2011 meetings

14 January: Population Limitation in Migrants by Professor Ian Newton OBE, FRS, FRSE

St John's Hall, Cambridge

Ian Newton has been interested in birds since his boyhood in 1950s Derbyshire. As a teenager, he developed a fascination with finches, which eventually led to doctoral and post-doctoral studies on these birds. Later in life, working for the Natural Environment Research Council, he studied waterfowl and birds of prey, especially Sparrowhawks, and was particularly concerned with pesticide impacts. His interest in bird migration is also of long-standing, particularly the factors that influence the population levels of migrants. During his career, he has published around 300 scientific papers on birds, and authored several books, including Finches (1972), Population Ecology of Raptors (1979), The Sparrowhawk (1986), The Ecology of Bird Migration (2008), and a recent New Naturalist volume, Bird Migration (2010). He has served as President of the British Ecological Society and the British Ornithologist's Union, and as Chairman of the Council of the RSPB. He is currently the Chairman of the Council of the British Trust for Ornithology.

His talk to CBC is concerned with population limitation in migrants. He will discuss the current declines in migrant numbers, and whether limiting factors act mainly in breeding or wintering areas, or at migratory stopover sites.

11 February: Extreme Mothing by Paul Waring

St John's Hall, Cambridge

Paul Waring will be speaking about some of his more extreme adventures with moths around the world. Paul is a well-known moth specialist, for whom moths are both a hobby and a profession. A boyhood interest developed into a zoology degree at Oxford University and a PhD about the responses of moth populations to various types of forestry management. This then led to a 30-year career involved with moths, working directly for government agencies such as the Nature Conservancy Council and the JNCC and as a freelancer for Butterfly Conservation and many other organisations. Paul is perhaps most familiar to general wildlife enthusiasts in the UK for his regular column on moths in British Wildlife magazine and as senior author of the widely used Field Guide to the Moths of Great Britain and Ireland. He is also a former President and currently Field Meetings Secretary for the British Entomological & Natural History Society, as well as a Fellow of the Royal Entomological Society and a member since boyhood of the Amateur Entomologists Society. He has appeared at many conferences, exhibitions, club meetings and field trips, and has written many hundreds of publications in the specialist journals, but tonight you will see the lighter side of all that!

11 March: Annual General Meeting followed by The Spoon-billed Sandpiper – on the Brink of Extinction? by Christopher Zockler

St John's Hall, Cambridge

The Spoon-billed Sandpiper breeds only in remote Arctic regions of northeastern Russia, and winters mainly in Southeast Asia. Its population has declined precipitously over the past 30 years and it is now regarded as critically endangered. Threats on its breeding grounds may come from heavy nest predation and egg collectors. Habitat change following climate change may have impacted areas in the south. But the major threats are considered to be on the wintering grounds. Hunting and trapping birds at a large scale affects Spoon-billed Sandpiper and other species. Through its Preventing Extinction Programme, BirdLife International is supporting an array of conservation efforts to the save this species.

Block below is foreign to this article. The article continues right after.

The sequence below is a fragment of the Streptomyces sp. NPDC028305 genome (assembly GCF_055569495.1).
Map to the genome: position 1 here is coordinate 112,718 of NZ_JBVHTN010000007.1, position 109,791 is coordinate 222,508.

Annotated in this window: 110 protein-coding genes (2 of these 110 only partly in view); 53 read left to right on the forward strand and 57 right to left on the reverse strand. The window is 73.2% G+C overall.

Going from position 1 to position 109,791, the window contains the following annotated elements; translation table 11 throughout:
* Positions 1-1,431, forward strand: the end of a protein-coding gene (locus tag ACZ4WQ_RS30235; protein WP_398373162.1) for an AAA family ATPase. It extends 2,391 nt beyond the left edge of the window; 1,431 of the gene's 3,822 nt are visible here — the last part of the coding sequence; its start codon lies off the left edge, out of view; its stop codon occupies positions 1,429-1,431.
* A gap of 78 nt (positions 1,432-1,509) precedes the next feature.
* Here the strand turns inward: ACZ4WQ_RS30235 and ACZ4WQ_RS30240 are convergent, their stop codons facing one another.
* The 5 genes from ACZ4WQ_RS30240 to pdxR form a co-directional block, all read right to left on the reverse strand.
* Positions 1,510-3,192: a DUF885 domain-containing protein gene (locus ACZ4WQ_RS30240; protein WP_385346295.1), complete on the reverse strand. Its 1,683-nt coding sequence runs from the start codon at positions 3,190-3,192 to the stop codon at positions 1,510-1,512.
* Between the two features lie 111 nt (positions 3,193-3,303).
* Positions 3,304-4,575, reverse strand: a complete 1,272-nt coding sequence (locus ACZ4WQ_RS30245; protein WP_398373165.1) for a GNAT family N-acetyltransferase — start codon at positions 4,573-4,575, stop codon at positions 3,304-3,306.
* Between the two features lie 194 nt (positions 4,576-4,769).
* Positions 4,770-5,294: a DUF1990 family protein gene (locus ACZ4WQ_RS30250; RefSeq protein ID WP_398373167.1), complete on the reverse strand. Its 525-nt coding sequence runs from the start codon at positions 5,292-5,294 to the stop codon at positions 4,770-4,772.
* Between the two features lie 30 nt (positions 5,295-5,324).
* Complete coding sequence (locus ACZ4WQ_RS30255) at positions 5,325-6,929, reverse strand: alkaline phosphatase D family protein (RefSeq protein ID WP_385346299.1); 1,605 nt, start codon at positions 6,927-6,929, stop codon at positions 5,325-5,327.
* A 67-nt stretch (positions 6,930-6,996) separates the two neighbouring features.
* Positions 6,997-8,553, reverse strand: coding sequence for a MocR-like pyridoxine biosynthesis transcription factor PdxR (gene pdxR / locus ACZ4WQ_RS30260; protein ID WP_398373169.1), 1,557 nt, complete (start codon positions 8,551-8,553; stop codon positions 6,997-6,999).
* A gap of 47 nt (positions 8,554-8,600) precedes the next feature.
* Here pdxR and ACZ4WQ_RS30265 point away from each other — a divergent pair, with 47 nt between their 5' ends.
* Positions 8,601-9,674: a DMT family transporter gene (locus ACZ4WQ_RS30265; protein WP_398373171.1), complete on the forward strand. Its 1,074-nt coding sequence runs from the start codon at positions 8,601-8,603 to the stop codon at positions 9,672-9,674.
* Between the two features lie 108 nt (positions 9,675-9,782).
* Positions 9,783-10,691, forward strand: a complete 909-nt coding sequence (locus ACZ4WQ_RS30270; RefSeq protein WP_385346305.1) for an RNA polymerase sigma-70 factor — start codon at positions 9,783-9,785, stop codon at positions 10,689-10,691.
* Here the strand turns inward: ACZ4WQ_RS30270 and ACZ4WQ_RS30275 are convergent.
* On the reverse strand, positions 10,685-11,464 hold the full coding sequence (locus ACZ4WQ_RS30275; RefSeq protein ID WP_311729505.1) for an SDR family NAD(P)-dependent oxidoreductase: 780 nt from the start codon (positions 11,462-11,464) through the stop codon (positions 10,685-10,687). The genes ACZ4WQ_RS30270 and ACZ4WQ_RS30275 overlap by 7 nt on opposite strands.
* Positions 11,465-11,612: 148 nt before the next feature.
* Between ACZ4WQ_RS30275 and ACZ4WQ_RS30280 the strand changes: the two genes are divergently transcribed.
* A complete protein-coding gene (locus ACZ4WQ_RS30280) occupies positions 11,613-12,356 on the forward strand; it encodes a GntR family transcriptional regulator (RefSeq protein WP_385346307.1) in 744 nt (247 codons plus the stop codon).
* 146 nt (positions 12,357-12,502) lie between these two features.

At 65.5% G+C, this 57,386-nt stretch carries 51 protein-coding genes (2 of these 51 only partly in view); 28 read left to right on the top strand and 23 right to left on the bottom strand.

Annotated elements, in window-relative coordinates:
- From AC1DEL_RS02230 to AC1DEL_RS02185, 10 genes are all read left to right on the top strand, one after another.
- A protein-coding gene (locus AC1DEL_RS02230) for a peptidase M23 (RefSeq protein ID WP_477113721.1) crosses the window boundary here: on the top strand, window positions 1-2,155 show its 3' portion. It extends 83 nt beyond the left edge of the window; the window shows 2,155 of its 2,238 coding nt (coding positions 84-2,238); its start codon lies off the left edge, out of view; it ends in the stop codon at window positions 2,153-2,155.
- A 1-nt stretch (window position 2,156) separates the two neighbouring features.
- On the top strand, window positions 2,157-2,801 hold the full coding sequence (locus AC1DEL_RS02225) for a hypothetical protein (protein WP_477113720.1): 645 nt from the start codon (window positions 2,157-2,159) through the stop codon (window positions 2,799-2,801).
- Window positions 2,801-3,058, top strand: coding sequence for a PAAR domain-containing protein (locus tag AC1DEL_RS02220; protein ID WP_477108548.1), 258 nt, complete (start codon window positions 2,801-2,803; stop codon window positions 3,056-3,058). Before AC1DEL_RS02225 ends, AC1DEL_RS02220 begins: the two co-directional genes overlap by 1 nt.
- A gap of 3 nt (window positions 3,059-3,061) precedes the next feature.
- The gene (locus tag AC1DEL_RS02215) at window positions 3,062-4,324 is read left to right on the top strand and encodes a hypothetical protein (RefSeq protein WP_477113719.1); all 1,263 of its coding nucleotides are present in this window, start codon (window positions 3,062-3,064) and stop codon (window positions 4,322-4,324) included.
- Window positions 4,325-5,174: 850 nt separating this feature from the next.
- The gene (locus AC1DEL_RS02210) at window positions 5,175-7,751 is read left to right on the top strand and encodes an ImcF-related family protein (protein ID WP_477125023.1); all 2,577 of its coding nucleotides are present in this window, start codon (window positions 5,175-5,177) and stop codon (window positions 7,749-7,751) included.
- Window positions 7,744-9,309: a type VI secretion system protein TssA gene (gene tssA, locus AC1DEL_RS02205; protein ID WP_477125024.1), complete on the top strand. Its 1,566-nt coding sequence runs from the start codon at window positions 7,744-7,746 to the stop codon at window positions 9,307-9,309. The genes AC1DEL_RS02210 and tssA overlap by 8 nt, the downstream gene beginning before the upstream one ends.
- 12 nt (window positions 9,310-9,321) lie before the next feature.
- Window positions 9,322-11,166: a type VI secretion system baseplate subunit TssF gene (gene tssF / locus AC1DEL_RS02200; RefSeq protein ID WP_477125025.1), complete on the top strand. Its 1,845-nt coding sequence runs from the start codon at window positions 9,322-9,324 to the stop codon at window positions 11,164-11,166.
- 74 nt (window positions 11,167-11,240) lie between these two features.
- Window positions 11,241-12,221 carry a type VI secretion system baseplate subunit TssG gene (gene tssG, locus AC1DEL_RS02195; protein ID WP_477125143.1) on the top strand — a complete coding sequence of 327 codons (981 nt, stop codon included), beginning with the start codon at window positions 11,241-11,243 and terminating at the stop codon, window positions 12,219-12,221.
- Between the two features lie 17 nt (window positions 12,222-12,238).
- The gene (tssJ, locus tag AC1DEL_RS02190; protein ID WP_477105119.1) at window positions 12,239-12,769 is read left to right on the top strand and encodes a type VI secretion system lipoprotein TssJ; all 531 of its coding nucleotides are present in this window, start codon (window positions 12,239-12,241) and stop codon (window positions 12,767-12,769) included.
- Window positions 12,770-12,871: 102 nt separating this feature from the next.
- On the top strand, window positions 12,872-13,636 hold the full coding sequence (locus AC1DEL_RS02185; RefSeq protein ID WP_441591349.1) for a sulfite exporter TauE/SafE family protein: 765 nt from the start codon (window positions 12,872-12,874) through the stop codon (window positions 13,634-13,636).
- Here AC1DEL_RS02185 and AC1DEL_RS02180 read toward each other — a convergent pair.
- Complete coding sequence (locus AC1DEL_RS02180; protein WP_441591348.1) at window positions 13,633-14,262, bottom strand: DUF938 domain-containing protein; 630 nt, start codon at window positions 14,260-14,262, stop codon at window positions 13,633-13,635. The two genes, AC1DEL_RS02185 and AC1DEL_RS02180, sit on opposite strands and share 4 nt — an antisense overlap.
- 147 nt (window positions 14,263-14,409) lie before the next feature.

Christoph Zockler has been studying Spoon-billed Sandpiper in collaboration with Russian colleagues for more than 10 years and will bring us up to date with news of the conservation efforts and latest surveys of Spoon-billed Sandpiper.

8 April: Robins in our Lives by Andrew Lack

Cottenham Village College

Andrew Lack has been fascinated by natural history from an early age. He is a lecturer in biology at Oxford Brookes University where he teaches many aspects of biology, centring on the diversity of life, evolutionary biology and taking field courses. His particular research interests are in plant pollination and he co-authored The Natural History of Pollination as part of the New Naturalist series. Teaching a successful course on the history and philosophy of biology and natural history led him to delve into the literature on birds. As a result he has updated and completely re-written a book his father David Lack originally published in 1950 on the literature of the Robin and how it has interacted with us. This will form the basis of his talk.

The Robin has had so many associations with us and these have had such a varied character, from our strong attachment to the friendly visitor, a Romantic appreciation of it as a songster, its status with the post and Christmas, the subject of harsh political satires and its natural history. The talk will cover many aspects of this relationship with the Robin with particular reference to its natural history, and how these have been reflected in the many poems and other publications about this, our national bird.

13 May: Falklands, South Georgia and Antarctica Research Cruises by Hugh Venables

Cottenham Village College

Hugh Venables has been an oceanographer with the British Antarctic Survey for 4 years, following a PhD at the National Oceanography Centre in Southampton and a maths degree from Cambridge. He has spent almost a year at sea since 2004 on research cruises and volunteering on cetacean and seabird surveys.

Although paid to be a physicist the decision to go into oceanography was not independent of his love of seabirds and growing interest in cetaceans and photography. He will follow along research cruise tracks, showing the wildlife encountered at sea and on the Falklands, South Georgia and Antarctic Peninsula. He will also discuss, briefly, some of the issues around the science being carried out on the trips and with associated satellite data